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Software // Enterprise Applications
11:01 AM
David Ewalt
David Ewalt

All Eyes On Cell Phones

SMS messaging is popular overseas. Will it become an important communication tool for U.S. businesses?

Steve Pelletier isn't talking to his assistant or co-workers at Sun Microsystems as much as he used to. It's not because the VP of network identity, communications, and portal products is feuding with them. It's just that he's found a better way to communicate, one that's real time, adaptable, collaborative, and dirt cheap. Pelletier and many other Sun executives communicate via SMS text messaging over their cell phones. "SMS is hugely valuable to me from a business standpoint," he says. "My assistant and I use it regularly. She doesn't even try to call me now, because it's so convenient."


SMS is convenient and valuable for business uses, Sun VP Pelletier says.

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SMS, or Short Message Service, is a text-messaging cell-phone technology that's a hit with teenagers and businesses in Europe and Asia and is gaining a foothold in the United States. The growing proliferation of cell phones means that just about all mobile-phone customers have the hardware and software they need to send and receive SMS text messages. It's easy to use once you master the ability to type on tiny cell-phone keys with your thumbs. And it's cheap, especially when compared with the high cost of phone calls overseas.

SMS has other advantages, and some analysts believe it will become a major form of personal communication for the same reasons E-mail has replaced many phone calls. The recipient doesn't have to be there to receive a message; it's quick and unobtrusive and eliminates the risk of getting stuck in a long conversation. SMS shares these benefits and boasts a few others: It can be accessed most anywhere without a computer.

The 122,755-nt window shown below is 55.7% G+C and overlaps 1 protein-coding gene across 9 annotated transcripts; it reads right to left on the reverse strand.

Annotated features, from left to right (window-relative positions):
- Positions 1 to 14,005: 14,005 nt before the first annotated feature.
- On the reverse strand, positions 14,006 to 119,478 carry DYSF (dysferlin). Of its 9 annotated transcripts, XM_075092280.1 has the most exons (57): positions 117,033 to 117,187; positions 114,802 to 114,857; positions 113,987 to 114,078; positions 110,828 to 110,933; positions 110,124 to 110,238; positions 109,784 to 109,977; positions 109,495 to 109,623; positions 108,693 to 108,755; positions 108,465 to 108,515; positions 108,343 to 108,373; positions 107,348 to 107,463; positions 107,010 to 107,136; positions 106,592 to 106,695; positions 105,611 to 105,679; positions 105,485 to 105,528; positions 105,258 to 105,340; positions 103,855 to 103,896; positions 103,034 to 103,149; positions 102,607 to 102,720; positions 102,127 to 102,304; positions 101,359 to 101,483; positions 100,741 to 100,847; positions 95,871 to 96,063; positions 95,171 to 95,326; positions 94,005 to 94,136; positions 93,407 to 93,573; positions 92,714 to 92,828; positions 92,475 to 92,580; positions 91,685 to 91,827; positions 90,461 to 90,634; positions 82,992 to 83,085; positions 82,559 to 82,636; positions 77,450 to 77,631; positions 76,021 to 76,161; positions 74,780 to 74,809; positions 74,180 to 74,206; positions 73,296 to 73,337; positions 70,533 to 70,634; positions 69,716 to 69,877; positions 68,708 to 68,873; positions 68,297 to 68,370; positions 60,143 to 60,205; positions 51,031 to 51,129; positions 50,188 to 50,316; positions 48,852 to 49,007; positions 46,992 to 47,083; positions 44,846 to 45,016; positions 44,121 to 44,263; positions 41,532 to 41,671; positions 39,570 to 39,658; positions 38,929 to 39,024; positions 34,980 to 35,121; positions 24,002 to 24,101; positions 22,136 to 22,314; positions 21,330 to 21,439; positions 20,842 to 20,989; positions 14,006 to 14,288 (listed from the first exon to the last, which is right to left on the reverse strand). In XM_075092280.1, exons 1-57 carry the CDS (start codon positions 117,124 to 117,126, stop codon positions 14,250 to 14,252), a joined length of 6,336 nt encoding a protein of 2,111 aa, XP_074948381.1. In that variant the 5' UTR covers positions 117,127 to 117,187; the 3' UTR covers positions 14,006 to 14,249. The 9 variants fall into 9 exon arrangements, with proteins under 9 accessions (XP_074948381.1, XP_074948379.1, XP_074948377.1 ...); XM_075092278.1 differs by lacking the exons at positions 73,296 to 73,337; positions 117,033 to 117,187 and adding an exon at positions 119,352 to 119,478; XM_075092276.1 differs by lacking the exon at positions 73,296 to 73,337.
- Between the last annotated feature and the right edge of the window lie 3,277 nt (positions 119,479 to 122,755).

No one is predicting that SMS messaging will be as big as E-mail. But it has already proven its worth in Europe and Asia. According to research firm IT Analysis, cell-phone users worldwide send more than a billion text messages a day from one mobile phone to another, an average of one message a day per subscriber. In Western Europe alone, 186 billion messages were sent in 2002, according to consulting firm Frost & Sullivan. By 2006, that number is expected to reach 365 billion.

So what do all those messages say? "The most common application is friends pinging friends," says Greg Wilfahrt, executive VP of Inc., an SMS platform and messaging service and application provider. SMS "is affordable, it's instant," Wilfahrt says.

And it can be more than just a consumer tool. Some businesses around the world are finding ways to benefit from the technology.

Take some financial-services providers: HSBC Bank plc in the United Kingdom offers customers regular updates on their account balances. Irish brokerage Goodbody Stockbrokers sends its clients stock quotes. Deutsche Bank AG issues SMS transaction receipts to mutual-fund holders across Europe. And U.K. credit-card company Barclaycard will message customers if it detects unusual activity on their accounts in order to identify lost or stolen cards.

SMS also helps people and packages get around. Passengers on more than a dozen airlines, including British Airways, Air Canada, and Lufthansa, can sign up to receive flight-status updates. United Parcel Service Inc. customers in eight Asian countries can enter a package number in a text message to get tracking information.

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